The Life Of The Autistic Savant who Draws Cities From Memory

Facts About Stephen You Probably Didn’t Know

  • Stephen began speaking clearly when he was nine years old, the first words he uttered were paper and pencil (much like Picasso).
  • He creates more portraits of people than of buildings. He confines these compositions, nevertheless, to his personal sketchbook.
  • Even with Stephen’s incredible memory, he got lost in Manhattan and wandered for 45 minutes before finding his way.
  • He has never married
  • Stephen Wiltshire can sketch from memory in minute detail for hours on end.

Early Life

On April 24, 1974, Stephen was born to West Indian parents in London, United Kingdom. He was mute as a child and had trouble interacting with others. He was given the diagnosis of autism at age three. He spoke no language and was totally alone in his own universe. His father passed away in a motorcycle accident that same year.

Stephen was sent to Queensmill School in London when he was five years old, when it was discovered that his only hobby was drawing.

His earliest drawings featured animals and automobiles; he continues to have a deep passion for and extensive understanding of American automobiles. Around the age of seven, Wiltshire developed a passion for drawing famous London structures.

His lack of verbal communication skills was tackled by the teachers at Queensmill School by momentarily taking away his art tools so that he would be made to learn to ask for them. Stephen made noises in response before saying “paper” which was the first word he ever said.

Wiltshire’s teachers supported his painting, and with their help, he was able to talk clearly at the age of nine.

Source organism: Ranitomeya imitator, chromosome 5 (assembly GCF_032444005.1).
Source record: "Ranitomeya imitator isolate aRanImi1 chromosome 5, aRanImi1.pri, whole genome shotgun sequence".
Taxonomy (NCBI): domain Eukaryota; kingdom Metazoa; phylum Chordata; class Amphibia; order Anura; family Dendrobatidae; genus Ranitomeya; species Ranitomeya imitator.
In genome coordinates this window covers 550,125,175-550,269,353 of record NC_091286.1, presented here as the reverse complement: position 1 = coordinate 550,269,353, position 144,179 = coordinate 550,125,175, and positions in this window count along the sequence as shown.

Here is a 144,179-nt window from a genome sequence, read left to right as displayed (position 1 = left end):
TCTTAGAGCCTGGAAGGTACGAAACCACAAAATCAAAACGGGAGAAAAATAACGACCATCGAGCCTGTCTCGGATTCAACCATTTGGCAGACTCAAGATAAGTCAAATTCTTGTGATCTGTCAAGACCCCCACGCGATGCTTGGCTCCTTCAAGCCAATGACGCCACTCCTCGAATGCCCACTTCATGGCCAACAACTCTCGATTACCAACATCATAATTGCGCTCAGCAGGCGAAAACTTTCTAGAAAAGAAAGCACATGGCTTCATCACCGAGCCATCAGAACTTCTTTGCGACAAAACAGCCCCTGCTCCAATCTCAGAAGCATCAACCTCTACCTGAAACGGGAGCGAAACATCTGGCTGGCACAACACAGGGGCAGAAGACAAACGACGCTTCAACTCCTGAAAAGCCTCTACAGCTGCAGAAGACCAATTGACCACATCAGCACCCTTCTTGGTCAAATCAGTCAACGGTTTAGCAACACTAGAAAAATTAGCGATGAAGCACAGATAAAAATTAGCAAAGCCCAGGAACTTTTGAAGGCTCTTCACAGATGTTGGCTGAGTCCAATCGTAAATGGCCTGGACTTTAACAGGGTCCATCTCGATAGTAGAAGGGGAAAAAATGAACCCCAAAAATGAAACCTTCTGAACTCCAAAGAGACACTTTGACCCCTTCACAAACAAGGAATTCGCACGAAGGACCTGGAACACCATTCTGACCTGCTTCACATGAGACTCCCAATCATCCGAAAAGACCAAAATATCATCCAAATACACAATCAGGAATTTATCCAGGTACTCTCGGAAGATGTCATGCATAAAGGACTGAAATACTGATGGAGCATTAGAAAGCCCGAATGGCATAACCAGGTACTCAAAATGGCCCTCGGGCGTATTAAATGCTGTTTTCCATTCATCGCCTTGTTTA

As a child drawing was his only hobby

Stephen’s talent was soon recognized by those outside the school, and at the age of eight, he received his first contract for a drawing of Salisbury Cathedral for the late Prime Minister Edward Heath.

Stephen’s Early Career Days

Wiltshire can take one look at a thing and then depict it in precise and comprehensive detail. From memory, he frequently recreates entire cities based on a single, quick helicopter journey. For instance, during a helicopter flight over London, he created a comprehensive picture of the city’s four square miles.

Stephen made an appearance in The Foolish Wise Ones in February 1987. (The show also showcased savants with aptitudes in music and mathematics.) Former Royal Academy of Arts president Hugh Casson described him as “perhaps the best child artist in Britain” at the time.

After taking a helicopter trip over the city of Tokyo in May 2005, Wiltshire completed his largest-ever panoramic memory drawing on a 32.8-foot-long (10.0 m) canvas within seven days. Since then, he has painted huge canvases with drawings of cities including Rome, Hong Kong, Frankfurt, Madrid, Dubai, Jerusalem, London, and Hong Kong. Wiltshire meticulously sketched his helicopter journey over Rome, even down to the number of columns in the Pantheon.

Stephen’s detailed drawing of Tokyo,2005

In appreciation of his contributions to the art world, Stephen was made a Member of the Order of the British Empire by Queen Elizabeth II in January 2006.

Recognition Of His Artwork

ABC News awarded him Person of the Week on February 15, 2008.

He served as the Children’s Art Day ambassador in the UK in July 2009.


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